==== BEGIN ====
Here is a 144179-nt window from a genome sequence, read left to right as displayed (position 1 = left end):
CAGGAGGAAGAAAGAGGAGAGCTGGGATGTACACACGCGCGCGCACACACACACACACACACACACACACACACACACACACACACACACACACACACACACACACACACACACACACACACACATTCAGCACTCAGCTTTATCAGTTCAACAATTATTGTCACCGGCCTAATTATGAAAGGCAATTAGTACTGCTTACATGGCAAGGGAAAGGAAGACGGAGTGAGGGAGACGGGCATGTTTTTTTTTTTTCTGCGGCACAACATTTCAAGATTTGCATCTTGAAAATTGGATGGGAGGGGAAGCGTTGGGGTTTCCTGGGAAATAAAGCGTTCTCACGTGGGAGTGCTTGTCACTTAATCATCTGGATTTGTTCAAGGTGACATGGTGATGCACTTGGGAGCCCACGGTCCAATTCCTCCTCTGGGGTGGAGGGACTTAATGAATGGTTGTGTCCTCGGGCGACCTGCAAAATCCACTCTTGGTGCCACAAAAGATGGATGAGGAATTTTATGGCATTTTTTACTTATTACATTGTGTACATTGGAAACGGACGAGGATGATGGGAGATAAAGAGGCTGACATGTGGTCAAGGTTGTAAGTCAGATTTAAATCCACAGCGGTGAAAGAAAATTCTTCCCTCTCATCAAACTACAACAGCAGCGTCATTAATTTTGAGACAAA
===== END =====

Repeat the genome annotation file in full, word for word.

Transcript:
Here is a 144179-nt window from a genome sequence, read left to right as displayed (position 1 = left end):
CAGGAGGAAGAAAGAGGAGAGCTGGGATGTACACACGCGCGCGCACACACACACACACACACACACACACACACACACACACACACACACACACACACACACACACACACACACACACACACACATTCAGCACTCAGCTTTATCAGTTCAACAATTATTGTCACCGGCCTAATTATGAAAGGCAATTAGTACTGCTTACATGGCAAGGGAAAGGAAGACGGAGTGAGGGAGACGGGCATGTTTTTTTTTTTTCTGCGGCACAACATTTCAAGATTTGCATCTTGAAAATTGGATGGGAGGGGAAGCGTTGGGGTTTCCTGGGAAATAAAGCGTTCTCACGTGGGAGTGCTTGTCACTTAATCATCTGGATTTGTTCAAGGTGACATGGTGATGCACTTGGGAGCCCACGGTCCAATTCCTCCTCTGGGGTGGAGGGACTTAATGAATGGTTGTGTCCTCGGGCGACCTGCAAAATCCACTCTTGGTGCCACAAAAGATGGATGAGGAATTTTATGGCATTTTTTACTTATTACATTGTGTACATTGGAAACGGACGAGGATGATGGGAGATAAAGAGGCTGACATGTGGTCAAGGTTGTAAGTCAGATTTAAATCCACAGCGGTGAAAGAAAATTCTTCCCTCTCATCAAACTACAACAGCAGCGTCATTAATTTTGAGACAAA